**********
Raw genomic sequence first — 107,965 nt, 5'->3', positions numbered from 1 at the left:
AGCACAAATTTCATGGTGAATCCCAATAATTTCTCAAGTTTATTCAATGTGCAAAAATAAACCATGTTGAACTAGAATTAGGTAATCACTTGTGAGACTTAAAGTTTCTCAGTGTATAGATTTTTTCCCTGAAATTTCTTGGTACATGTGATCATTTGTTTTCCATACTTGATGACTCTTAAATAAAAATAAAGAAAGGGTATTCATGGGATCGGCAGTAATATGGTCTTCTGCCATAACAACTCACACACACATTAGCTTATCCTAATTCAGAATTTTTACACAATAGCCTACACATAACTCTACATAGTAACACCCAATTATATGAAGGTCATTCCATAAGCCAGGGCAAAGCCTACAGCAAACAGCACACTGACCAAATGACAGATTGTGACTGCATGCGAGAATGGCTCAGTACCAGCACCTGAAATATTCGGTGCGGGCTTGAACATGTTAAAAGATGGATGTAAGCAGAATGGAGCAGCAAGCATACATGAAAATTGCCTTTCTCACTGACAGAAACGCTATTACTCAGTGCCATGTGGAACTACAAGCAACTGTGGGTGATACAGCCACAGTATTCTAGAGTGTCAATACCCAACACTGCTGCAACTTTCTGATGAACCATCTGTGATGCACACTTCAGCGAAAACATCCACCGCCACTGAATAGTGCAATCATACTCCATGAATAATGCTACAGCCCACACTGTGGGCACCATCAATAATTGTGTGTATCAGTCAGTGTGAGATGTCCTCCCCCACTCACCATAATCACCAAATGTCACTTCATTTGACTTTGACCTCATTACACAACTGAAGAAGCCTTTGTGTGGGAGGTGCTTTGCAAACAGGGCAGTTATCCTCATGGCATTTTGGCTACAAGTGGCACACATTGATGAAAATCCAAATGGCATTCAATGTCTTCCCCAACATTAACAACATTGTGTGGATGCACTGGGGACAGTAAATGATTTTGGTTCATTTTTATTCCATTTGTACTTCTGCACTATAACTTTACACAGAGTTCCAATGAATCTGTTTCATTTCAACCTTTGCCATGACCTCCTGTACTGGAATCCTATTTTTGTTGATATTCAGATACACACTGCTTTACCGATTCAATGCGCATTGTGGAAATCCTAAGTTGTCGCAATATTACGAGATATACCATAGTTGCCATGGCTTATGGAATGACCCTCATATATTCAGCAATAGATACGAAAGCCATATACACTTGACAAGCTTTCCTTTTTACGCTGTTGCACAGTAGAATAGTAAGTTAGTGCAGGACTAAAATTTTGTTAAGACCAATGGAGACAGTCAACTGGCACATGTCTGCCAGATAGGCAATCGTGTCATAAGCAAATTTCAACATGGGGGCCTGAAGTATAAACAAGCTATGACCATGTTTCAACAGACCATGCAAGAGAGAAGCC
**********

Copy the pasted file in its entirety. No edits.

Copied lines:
Raw genomic sequence first — 107,965 nt, 5'->3', positions numbered from 1 at the left:
AGCACAAATTTCATGGTGAATCCCAATAATTTCTCAAGTTTATTCAATGTGCAAAAATAAACCATGTTGAACTAGAATTAGGTAATCACTTGTGAGACTTAAAGTTTCTCAGTGTATAGATTTTTTCCCTGAAATTTCTTGGTACATGTGATCATTTGTTTTCCATACTTGATGACTCTTAAATAAAAATAAAGAAAGGGTATTCATGGGATCGGCAGTAATATGGTCTTCTGCCATAACAACTCACACACACATTAGCTTATCCTAATTCAGAATTTTTACACAATAGCCTACACATAACTCTACATAGTAACACCCAATTATATGAAGGTCATTCCATAAGCCAGGGCAAAGCCTACAGCAAACAGCACACTGACCAAATGACAGATTGTGACTGCATGCGAGAATGGCTCAGTACCAGCACCTGAAATATTCGGTGCGGGCTTGAACATGTTAAAAGATGGATGTAAGCAGAATGGAGCAGCAAGCATACATGAAAATTGCCTTTCTCACTGACAGAAACGCTATTACTCAGTGCCATGTGGAACTACAAGCAACTGTGGGTGATACAGCCACAGTATTCTAGAGTGTCAATACCCAACACTGCTGCAACTTTCTGATGAACCATCTGTGATGCACACTTCAGCGAAAACATCCACCGCCACTGAATAGTGCAATCATACTCCATGAATAATGCTACAGCCCACACTGTGGGCACCATCAATAATTGTGTGTATCAGTCAGTGTGAGATGTCCTCCCCCACTCACCATAATCACCAAATGTCACTTCATTTGACTTTGACCTCATTACACAACTGAAGAAGCCTTTGTGTGGGAGGTGCTTTGCAAACAGGGCAGTTATCCTCATGGCATTTTGGCTACAAGTGGCACACATTGATGAAAATCCAAATGGCATTCAATGTCTTCCCCAACATTAACAACATTGTGTGGATGCACTGGGGACAGTAAATGATTTTGGTTCATTTTTATTCCATTTGTACTTCTGCACTATAACTTTACACAGAGTTCCAATGAATCTGTTTCATTTCAACCTTTGCCATGACCTCCTGTACTGGAATCCTATTTTTGTTGATATTCAGATACACACTGCTTTACCGATTCAATGCGCATTGTGGAAATCCTAAGTTGTCGCAATATTACGAGATATACCATAGTTGCCATGGCTTATGGAATGACCCTCATATATTCAGCAATAGATACGAAAGCCATATACACTTGACAAGCTTTCCTTTTTACGCTGTTGCACAGTAGAATAGTAAGTTAGTGCAGGACTAAAATTTTGTTAAGACCAATGGAGACAGTCAACTGGCACATGTCTGCCAGATAGGCAATCGTGTCATAAGCAAATTTCAACATGGGGGCCTGAAGTATAAACAAGCTATGACCATGTTTCAACAGACCATGCAAGAGAGAAGCC